7 Ways to Practice Good Dental Hygiene

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You brush your teeth, but you’re starting to feel like that’s not enough to keep your pearly whites, well, white. It’s not just about having a beautiful smile, though — you want to make sure that your daily oral-care regimen is enough to have good dental hygiene. 

As it turns out, you should be doing more than just brushing regularly to keep your dental health in check. Here are seven other ways to improve your dental hygiene regimen.

1. Brush Your Teeth the Right Way

For starters, you already know that you should be brushing your teeth twice daily. The nighttime brushing is particularly important, as it gets rid of plaque and bacteria that have accumulated during the day. You don’t want that that to sit in your mouth overnight – bacterial plaque build-up is the number one cause of gingivitis, after all. 

But it’s not just the quantity of brushings — it’s the quality, too. Make sure you know the proper technique for brushing your teeth. Move your toothbrush in a circular motion as you gently brush away plaque, bacteria and debris. Do this for two minutes twice daily, and your dental hygiene will quickly improve. 

2. Don’t Just Brush Your Teeth, Though… 

It’s not just your teeth that need brushing, you know. After you finish your two-minute teeth-brushing session, turn the tool to your tongue. Yes, your tongue can have plaque build-up, too — if you’re brushing your teeth properly but still have bad breath, your tongue could be the culprit. 

So, gently brush your tongue after you finish with your teeth. Do this every time you brush your teeth.

3. Floss It Out

Your dental hygiene arsenal shouldn’t just include a toothbrush and toothpaste. You’ll need dental floss, too. 

And it’s not just so that you can pick out the food that’s stuck between your teeth, either. Flossing stimulates the gums, reduces inflammation and removes stuck-on plaque that your brush can’t reach. 

Experts recommend that you use 18 inches of dental floss. Hold the majority of it in one hand, but hold the other end in the opposite hand. That way, you can hold the string taut as you slide it in between your teeth. Don’t just stick it in the gaps between teeth, though. Rub it in a C-shape around each tooth so you get rid of as much plaque as possible.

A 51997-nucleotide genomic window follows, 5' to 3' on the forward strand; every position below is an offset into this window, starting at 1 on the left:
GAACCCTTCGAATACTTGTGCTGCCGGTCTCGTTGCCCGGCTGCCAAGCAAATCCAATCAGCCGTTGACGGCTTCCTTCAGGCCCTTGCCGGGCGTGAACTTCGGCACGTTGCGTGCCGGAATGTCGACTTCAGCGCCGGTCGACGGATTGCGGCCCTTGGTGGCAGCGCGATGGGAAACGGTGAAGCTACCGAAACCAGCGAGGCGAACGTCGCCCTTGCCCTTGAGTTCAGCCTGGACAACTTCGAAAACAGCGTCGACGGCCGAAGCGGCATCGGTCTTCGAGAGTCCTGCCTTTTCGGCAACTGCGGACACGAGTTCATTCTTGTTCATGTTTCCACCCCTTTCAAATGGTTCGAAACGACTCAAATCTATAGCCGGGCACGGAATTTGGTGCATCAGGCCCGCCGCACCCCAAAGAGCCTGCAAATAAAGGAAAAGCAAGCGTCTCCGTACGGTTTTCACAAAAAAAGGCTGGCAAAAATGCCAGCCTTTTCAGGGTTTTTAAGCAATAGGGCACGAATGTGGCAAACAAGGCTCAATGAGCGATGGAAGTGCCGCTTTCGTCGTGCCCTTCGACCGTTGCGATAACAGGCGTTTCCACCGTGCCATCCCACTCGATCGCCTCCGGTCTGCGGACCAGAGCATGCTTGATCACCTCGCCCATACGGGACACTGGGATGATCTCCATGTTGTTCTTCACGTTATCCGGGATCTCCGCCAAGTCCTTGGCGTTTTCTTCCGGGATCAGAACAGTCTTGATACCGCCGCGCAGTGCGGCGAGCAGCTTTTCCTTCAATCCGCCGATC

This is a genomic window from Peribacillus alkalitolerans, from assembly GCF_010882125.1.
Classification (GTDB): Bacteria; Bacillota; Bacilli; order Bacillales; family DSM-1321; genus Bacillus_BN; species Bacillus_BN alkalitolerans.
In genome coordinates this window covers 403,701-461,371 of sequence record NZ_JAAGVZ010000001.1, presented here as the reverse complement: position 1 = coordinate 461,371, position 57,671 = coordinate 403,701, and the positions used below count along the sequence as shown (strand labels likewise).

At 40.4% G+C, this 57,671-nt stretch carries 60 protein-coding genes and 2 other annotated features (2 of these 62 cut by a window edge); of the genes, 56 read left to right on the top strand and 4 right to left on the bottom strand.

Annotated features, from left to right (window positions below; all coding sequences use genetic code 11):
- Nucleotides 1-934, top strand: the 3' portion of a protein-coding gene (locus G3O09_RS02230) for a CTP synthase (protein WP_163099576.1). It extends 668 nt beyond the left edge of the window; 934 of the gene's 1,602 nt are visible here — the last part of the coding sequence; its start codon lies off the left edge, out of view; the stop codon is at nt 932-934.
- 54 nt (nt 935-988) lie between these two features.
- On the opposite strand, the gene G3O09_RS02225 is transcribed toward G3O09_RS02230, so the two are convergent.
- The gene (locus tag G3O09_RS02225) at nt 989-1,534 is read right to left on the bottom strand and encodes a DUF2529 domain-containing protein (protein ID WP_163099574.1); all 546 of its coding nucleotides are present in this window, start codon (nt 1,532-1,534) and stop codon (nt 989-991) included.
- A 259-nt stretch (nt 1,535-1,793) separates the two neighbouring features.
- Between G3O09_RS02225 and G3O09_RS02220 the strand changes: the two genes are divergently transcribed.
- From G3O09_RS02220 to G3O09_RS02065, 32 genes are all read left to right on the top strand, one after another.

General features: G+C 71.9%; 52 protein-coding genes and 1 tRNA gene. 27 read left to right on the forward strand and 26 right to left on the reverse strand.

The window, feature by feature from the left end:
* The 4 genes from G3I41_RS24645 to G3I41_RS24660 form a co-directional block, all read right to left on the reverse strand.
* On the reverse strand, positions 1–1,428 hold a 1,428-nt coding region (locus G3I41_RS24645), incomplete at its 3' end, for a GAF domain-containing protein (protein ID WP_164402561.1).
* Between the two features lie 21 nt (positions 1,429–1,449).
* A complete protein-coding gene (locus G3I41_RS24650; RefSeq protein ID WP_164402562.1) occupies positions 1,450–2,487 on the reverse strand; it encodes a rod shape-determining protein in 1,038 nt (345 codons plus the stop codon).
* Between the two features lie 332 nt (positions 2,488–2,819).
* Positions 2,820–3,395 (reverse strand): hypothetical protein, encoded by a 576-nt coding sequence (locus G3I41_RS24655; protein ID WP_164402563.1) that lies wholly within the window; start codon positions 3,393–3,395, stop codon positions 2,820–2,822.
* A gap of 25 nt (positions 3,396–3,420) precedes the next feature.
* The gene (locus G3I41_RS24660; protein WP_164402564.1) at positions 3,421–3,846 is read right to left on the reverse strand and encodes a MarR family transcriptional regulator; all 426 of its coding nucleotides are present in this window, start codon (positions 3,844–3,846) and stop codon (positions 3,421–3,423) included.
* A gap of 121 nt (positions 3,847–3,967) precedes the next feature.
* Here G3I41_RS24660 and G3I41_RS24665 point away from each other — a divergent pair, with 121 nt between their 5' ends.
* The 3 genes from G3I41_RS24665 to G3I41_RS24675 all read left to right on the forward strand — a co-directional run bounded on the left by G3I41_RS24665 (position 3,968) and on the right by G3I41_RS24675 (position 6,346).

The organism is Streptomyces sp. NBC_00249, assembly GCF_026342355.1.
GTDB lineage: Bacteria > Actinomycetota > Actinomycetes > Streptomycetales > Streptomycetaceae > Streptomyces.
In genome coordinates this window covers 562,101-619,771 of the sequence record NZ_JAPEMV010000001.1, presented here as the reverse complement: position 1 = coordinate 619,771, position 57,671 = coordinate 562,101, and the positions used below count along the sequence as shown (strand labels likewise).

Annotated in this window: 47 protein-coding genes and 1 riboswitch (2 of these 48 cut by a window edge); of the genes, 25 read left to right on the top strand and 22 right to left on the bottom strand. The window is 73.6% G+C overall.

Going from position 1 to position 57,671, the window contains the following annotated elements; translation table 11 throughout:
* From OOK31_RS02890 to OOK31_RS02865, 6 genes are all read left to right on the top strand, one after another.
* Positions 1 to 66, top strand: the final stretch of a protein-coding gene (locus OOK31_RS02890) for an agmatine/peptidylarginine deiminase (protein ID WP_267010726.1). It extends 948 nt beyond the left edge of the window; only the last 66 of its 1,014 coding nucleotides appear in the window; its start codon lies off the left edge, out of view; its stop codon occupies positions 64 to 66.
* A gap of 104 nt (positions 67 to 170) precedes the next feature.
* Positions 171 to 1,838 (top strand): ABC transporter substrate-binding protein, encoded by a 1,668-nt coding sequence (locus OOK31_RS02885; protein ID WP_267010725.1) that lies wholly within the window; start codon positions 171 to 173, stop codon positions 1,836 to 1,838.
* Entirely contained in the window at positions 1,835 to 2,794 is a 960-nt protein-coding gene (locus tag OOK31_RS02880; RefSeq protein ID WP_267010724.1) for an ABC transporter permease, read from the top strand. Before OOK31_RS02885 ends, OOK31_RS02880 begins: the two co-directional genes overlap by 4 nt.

Flossing once daily should be sufficient for most people to get rid of the stuck-on food and bacteria between their teeth. 

4. Try Mouthwash, Too

If you really want to fill out your dental hygiene regimen, then consider rounding it out with a swig of mouthwash. 

Mouthwash helps clean the areas you can’t reach in your mouth, even with floss. It also contains ingredients that help remineralize your teeth and wick away any acidic particles. Altogether, this strengthens your chompers and bolsters oral hygiene. 

You might consider suggesting that your children or elderly parents incorporate mouthwash into their daily oral-care routines, too. It can really help for people whose brushing and flossing isn’t quite hitting the mark. 

5. Drink Plenty of Water

Even when you’re not performing your daily dental hygiene routine, you can still take steps to improve your oral health. A major way to do so is by drinking water throughout the day. For one thing, water’s the best beverage for your teeth. Sugary drinks — and sugar in general — feed the bacteria that cause so much damage to your teeth. So, choosing water protects them in the long run. 

Water also helps keep your mouth clean by flushing out bacteria, food and other particles with each sip. So, if you drink water all day long, it makes your job of brushing and flossing a bit easier. 

6. Embrace the Crunch

You might think that crunchy foods — particularly fruits and veggies — aren’t good for your teeth. But scientists have confirmed that crunchy foods actually improve our oral health. After all, humans evolved while eating much less refined fare than what we get now. Chomping our way through raw produce, for example, is exactly what our teeth are supposed to be doing. 

This is especially true for children. You might think it’s a good idea to cut up their food or somehow soften it so it’s gentler on their teeth. However, experts say to let them crunch through fruits and veggies to ensure they develop a strong jaw and teeth. 

7. Don’t Skip Your Dentist Visits

When’s the last time you saw a dentist? You should be going for checkups twice a year and, yes, that applies even if you take all of the above pieces of advice on board. 

Your dentist can see issues that you might not be able to see or even feel. And they can suggest preventative treatments to avoid something minor becoming a big problem for your oral health. Plus, your visit will include a thorough cleaning, which means you’ll have a clean slate to work with for your brushing and flossing post-check-up.

Smile Your Brightest

With these seven tips in mind, you’ll be well on your way to creating a dental hygiene routine that’s well-rounded and very efficient. So, grab your toothbrush, stock up on floss and mouthwash, drink plenty of water, and call your dentist for an appointment – it’s time to make the best of your smile.